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What’s In a Name: Good Girl – Feminist – Witch – Woman

Posted on:  Jan 7, 2019 @ 16:15 Posted in:  Goddess

Words are a fundamental part of our humanity. The physiology of our brains is designed to make sense of ourselves and our world through language. We name things with words, and then load value and meaning onto these names. Every aspect of our shared society, interpersonal relationships and inner self-talk are dictated by these word-names.

How we name ourselves and each other matters deeply. These names can either trap and diminish us, or heal and free us to become more fully, deeply our Selves.

There’s immense power in names. Nowhere is this more apparent than in the names people give to us, and the ones we give to ourselves. This naming can either narrow or expand who we are, and how we engage others and our greater environment.

Oppressors, those who conquer, dominate and control others, have used this power in names throughout history. Take away the names people give to themselves —  taint and distort them, make these names a weapon — replace them with other, socially acceptable, domesticating names — and you’ve set up a system of control that becomes a normal, entrenched part of our social fabric. And not just names are taken away, but also language, story, dance, art, and other forms of culture, self-identity and expression.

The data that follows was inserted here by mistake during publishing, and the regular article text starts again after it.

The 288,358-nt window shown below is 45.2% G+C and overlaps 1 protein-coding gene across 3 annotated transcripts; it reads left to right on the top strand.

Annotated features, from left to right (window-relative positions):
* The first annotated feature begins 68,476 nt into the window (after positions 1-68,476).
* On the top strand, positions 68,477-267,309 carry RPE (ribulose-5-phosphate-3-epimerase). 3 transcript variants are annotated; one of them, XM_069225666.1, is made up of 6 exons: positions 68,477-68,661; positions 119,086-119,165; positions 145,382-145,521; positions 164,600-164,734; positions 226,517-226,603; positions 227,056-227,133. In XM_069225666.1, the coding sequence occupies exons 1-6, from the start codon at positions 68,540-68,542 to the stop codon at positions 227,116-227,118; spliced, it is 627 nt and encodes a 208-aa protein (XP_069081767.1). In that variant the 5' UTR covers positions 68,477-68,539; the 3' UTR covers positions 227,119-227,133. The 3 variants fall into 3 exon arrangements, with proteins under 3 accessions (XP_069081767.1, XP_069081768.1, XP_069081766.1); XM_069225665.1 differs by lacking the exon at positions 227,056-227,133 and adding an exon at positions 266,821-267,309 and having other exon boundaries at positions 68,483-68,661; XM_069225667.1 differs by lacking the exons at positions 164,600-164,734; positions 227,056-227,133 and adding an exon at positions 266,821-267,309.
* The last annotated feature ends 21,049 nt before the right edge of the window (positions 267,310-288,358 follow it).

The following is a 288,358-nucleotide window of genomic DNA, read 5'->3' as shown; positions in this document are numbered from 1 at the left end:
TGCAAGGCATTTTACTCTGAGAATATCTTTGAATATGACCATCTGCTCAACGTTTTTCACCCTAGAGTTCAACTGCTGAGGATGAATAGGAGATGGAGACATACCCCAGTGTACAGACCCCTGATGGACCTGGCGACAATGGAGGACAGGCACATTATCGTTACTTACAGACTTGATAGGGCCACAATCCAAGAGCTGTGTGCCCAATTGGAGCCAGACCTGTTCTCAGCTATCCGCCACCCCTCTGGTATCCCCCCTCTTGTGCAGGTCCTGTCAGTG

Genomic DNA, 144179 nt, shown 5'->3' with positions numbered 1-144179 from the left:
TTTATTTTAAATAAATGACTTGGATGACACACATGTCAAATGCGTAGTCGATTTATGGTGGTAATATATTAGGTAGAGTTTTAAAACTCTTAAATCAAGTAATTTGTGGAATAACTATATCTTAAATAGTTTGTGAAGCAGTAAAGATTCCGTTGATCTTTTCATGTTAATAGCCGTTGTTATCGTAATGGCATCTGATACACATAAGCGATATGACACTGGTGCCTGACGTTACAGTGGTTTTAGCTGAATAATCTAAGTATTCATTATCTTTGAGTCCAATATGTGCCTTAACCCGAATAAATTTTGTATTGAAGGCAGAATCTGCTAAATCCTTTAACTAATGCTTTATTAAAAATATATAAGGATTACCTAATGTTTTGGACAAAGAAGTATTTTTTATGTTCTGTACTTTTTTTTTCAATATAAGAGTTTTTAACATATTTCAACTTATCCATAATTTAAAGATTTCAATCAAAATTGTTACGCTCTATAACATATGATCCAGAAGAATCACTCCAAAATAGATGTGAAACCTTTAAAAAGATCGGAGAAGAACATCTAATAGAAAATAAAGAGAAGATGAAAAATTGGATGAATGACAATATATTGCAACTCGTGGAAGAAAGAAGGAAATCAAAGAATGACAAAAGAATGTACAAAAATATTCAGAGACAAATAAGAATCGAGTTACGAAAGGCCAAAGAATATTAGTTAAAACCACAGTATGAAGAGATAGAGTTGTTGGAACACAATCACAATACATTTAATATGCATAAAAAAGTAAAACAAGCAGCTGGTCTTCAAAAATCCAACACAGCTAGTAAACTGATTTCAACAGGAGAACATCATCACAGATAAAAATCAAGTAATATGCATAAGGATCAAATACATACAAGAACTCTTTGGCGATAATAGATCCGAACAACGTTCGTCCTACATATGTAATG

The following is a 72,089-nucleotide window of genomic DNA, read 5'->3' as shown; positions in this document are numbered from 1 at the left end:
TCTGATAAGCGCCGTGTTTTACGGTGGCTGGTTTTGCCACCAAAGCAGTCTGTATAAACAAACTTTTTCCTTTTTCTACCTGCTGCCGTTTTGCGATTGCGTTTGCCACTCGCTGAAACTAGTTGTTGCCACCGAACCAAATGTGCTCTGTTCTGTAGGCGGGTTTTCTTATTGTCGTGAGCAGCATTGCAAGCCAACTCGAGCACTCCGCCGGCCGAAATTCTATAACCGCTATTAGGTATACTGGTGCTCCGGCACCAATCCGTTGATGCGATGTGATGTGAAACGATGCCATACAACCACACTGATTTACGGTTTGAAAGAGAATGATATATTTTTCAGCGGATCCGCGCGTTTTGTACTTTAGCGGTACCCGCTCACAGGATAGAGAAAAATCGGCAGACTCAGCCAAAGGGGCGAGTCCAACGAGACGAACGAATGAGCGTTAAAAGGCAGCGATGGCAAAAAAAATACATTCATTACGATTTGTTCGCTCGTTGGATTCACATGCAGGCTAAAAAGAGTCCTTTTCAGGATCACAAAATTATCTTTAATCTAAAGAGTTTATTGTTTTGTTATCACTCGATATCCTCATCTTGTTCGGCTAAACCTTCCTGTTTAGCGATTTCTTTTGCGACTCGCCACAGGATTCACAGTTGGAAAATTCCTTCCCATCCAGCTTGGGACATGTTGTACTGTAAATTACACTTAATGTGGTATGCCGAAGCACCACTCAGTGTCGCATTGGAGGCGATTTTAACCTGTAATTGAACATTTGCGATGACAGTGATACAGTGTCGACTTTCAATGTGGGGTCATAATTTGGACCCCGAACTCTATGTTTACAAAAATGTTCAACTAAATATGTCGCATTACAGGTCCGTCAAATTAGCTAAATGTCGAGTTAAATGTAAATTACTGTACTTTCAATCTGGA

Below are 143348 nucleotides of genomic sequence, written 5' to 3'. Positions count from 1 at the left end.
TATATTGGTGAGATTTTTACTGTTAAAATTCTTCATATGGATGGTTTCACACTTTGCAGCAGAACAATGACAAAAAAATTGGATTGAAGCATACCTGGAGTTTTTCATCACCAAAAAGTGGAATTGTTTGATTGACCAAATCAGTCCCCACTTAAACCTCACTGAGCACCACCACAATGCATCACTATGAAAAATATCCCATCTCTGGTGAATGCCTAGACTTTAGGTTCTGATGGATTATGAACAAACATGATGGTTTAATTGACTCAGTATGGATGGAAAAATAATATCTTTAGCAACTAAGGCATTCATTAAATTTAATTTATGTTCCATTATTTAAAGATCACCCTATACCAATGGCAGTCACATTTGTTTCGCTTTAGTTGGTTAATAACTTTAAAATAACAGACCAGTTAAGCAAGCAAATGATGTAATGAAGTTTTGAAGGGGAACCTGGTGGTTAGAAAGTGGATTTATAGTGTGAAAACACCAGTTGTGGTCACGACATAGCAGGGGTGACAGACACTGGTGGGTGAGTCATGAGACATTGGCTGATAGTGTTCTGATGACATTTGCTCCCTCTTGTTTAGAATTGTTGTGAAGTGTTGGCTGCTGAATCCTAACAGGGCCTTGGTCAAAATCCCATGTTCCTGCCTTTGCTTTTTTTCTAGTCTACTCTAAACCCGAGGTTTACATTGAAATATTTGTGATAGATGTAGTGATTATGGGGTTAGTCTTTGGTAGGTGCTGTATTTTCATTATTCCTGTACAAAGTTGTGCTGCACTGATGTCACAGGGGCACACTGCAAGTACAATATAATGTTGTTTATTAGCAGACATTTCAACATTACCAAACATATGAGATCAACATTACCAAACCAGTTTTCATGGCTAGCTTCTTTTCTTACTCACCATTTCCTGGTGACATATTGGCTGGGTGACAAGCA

All marginalized groups — on the outside of the white, male, heteronormative, Judeo-Christian ethos that dominates our Western society — have been impacted by this system of control through names.

My Story of Names

I’m a white woman of British descent, born into a working class family of moderate means, and raised in a middle-of-the-road city in the eastern part of Canada.  My upbringing was mainstream, banal and seemingly innocuous. And this is my story of names.

If I had the conscious awareness to name myself in my youth, I would have called myself a good girl.

I was a domesticated creature — nice, sweet, pretty, and well behaved.  I did what I was supposed to do: work hard at school, follow the rules, hang out with other nice girls, date boys that my parents approved of, and keep a smile on my face, even when boys and men said and did not nice things to me.

No one in particular, and everything around me, gave me this name and the very narrow band of personhood that went with it.

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